• Donors Like Milestones and Rewards
    One of the most effective tactics was to promise a reward to my supporters if I met intermediate goals. For instance, I promised to change my Facebook avatar to one featuring my baby mustache if I hit the $250 mark by the end of the day – it worked. Lots of my fellow Mo bros had the same experience – they teased their supporters and rewarded them when they gave.
  • People Give for Different Reasons
    It seems like people are motivated to give for very different reasons. Some people gave to my campaign because of a family member who had prostate cancer, while others gave because they wanted to support me. One person gave me $100 just because I shot her a funny look when she asked to see my stache. The point is that you have to really think about who your audience is and what makes them want to give. Then draft you online communications to resonate with those audiences.
  • Peer to Peer Technology is Key
    The entire Movember experience would have been challenging if it wasn’t for their great website and fundraising platform. Having the user experience nailed down is critical to the success of an online campaign, and solid technology is a big a part of that. Think through your goals and tech needs before planning your campaign, and make sure everything is tested and ready to go when it begins.

I know to most of you experienced online fundraisers that stuff may seem basic, but they are good reminders of best practices we can all use in our online fundraising campaigns. And while online giving only accounts for ~7% of total giving, its importance will only increase in the future. The nonprofits that know how to reach an online audience and make them act will  be the most successful.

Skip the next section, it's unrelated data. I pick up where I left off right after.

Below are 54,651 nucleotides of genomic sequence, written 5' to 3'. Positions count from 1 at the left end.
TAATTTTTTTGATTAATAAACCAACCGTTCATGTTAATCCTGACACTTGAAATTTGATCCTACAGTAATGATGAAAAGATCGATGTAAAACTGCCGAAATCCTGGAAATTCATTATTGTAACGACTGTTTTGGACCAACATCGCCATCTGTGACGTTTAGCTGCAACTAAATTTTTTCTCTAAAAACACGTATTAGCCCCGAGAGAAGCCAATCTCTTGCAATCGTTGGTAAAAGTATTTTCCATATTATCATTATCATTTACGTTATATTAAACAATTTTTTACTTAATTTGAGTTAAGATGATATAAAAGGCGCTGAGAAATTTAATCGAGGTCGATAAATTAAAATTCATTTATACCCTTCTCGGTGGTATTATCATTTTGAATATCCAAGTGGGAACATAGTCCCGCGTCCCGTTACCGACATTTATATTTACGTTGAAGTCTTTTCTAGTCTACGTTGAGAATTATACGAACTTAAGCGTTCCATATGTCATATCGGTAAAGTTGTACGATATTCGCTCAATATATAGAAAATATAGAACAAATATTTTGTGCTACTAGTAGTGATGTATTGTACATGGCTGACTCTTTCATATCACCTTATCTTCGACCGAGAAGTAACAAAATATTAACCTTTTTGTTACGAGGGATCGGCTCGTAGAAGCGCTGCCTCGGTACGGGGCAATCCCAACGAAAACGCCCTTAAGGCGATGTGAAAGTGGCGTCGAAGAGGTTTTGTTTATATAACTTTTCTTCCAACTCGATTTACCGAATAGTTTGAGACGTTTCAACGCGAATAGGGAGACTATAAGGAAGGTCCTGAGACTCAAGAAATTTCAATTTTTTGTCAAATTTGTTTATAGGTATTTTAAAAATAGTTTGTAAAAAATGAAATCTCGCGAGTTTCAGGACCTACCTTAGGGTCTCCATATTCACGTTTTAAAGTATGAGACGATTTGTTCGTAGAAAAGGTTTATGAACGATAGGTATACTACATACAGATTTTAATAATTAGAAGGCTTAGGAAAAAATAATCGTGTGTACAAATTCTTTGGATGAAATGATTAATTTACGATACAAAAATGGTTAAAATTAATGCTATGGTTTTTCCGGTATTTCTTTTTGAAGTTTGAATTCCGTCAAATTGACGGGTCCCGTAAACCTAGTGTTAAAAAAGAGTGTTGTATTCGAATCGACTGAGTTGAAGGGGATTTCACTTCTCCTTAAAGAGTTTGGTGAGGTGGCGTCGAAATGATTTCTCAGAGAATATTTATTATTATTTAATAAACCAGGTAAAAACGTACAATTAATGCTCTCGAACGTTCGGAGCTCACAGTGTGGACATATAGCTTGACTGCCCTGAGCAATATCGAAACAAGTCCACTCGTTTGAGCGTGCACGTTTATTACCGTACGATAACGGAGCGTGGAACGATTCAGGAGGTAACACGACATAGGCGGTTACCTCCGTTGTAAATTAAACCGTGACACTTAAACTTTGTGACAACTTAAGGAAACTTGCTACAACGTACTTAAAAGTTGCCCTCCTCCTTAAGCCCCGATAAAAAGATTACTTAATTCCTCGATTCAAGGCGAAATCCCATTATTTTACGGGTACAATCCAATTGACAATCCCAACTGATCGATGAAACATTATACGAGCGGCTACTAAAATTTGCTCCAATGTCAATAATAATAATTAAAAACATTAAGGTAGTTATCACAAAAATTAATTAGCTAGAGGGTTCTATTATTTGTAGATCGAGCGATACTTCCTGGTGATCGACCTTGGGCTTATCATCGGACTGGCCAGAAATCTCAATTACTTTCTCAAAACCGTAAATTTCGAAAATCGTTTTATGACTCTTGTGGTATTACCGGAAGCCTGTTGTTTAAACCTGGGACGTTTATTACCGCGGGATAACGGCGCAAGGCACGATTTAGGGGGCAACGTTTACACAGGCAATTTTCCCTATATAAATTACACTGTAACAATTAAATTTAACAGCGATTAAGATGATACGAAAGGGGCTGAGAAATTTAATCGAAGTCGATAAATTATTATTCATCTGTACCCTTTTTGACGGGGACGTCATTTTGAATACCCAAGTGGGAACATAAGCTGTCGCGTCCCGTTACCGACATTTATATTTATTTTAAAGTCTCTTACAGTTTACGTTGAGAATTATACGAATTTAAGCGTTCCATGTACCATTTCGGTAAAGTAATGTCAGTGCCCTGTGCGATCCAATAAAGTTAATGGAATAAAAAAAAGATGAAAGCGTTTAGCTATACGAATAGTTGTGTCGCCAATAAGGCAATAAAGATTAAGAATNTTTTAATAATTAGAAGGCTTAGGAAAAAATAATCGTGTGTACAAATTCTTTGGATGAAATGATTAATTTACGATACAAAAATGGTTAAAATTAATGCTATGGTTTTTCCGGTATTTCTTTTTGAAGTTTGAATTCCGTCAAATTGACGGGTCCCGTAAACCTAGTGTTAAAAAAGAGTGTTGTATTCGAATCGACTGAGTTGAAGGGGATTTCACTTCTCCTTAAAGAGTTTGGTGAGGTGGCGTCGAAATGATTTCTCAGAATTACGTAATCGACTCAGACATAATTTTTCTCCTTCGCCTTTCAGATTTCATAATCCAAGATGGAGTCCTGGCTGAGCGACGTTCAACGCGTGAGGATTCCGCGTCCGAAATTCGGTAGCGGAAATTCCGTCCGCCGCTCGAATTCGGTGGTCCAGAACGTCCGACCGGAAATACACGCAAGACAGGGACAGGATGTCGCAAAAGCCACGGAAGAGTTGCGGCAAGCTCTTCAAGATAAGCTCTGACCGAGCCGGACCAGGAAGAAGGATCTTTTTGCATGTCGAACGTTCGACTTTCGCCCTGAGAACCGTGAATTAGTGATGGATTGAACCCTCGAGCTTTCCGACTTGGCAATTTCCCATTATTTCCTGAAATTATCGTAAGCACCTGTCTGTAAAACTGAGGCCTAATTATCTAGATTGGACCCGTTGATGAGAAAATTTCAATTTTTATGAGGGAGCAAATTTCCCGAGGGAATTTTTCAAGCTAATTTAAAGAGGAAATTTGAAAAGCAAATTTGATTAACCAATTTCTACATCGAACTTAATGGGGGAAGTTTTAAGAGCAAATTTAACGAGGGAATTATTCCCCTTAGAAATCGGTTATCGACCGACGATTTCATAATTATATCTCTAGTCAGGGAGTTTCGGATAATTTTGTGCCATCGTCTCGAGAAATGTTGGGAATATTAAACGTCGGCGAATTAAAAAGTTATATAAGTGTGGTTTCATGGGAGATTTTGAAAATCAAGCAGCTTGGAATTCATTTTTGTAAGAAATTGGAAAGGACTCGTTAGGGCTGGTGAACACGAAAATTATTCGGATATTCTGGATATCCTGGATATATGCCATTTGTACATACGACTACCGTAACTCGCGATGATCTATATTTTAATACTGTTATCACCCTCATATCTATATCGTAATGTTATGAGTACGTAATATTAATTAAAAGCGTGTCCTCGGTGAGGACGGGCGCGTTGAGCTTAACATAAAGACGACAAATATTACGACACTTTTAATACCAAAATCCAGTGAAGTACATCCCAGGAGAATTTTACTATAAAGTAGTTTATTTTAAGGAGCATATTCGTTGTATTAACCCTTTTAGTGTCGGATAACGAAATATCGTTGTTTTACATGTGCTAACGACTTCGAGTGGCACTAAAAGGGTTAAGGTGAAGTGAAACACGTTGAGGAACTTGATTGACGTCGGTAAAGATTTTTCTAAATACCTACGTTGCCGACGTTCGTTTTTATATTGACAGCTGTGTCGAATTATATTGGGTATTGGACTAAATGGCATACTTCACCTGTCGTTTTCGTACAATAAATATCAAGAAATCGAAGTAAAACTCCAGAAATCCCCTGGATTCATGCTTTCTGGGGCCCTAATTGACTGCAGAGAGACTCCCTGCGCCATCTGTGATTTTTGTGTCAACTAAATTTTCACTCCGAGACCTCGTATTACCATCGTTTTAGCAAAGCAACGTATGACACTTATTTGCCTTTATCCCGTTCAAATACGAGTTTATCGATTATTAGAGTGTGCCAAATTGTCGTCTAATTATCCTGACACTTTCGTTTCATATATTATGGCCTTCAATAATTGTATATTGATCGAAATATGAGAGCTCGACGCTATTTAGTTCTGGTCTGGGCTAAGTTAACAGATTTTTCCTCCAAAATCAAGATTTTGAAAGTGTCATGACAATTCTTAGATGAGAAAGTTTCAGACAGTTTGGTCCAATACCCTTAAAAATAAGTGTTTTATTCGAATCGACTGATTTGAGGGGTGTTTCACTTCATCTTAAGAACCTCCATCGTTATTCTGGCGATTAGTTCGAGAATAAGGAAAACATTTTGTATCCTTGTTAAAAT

Do you have any online fundraiser tips you’d like to share?

*This post has been updated to reflect the most recent best practices and advice.

ABOUT THE AUTHOR

Comments (7)

  • Sandy Wilder says:

    GREAT stuff, Chad!!! Thanks for sharing, and congratulations on your success!

    • Chad Norman says:

      Thanks Sandy – it was a very rewarding experience on many levels, and I learned a lot. Though, I’m excited to not be growing any facial hair again for 11 months!

  • jeffachen says:

    Thanks for a succinct recap of the lessons learned. We just wrapped up a very successful one day online giving challenge in Minnesota–Give to the Max Day–and generally learned many of the same lessons.

    Although email is still king, we did find that a significantly higher number of our visits came from Facebook than from those links distributed via email. (Facebook = 21,865; Linked from an email = 5,966) We found that a few particular nonprofits had disproportionately high numbers of followers on Facebook who were extremely active on their page and therefore in their cause. Social media became a huge factor in their success and delivered a lot of visits to the Give to the Max Day homepage.

    I also strongly agree that good technology is key. I’d like to plug our platform creators, Razoo.com for creating amazing tools and an simple, elegant website for GiveMN.org!

    • Chad Norman says:

      Great comments Jeff, thanks for sharing. I agree that social media drives more traffic – I’ve seen that in my metrics as well. Visits are one things, but conversions are another. I definitely had a higher conversion rate per impression via email. I think this is just because the relationships are stronger with those on my email list verses social media. Though, I think this may change over time…

  • petercrowe says:

    Raise funds sitting at your place. Really an owesome feeling!!!

  • Good communication is the key to a great fundraising campaign. I’d be
    interested to know what traditional marketing methods were used to raise
    awareness of the day.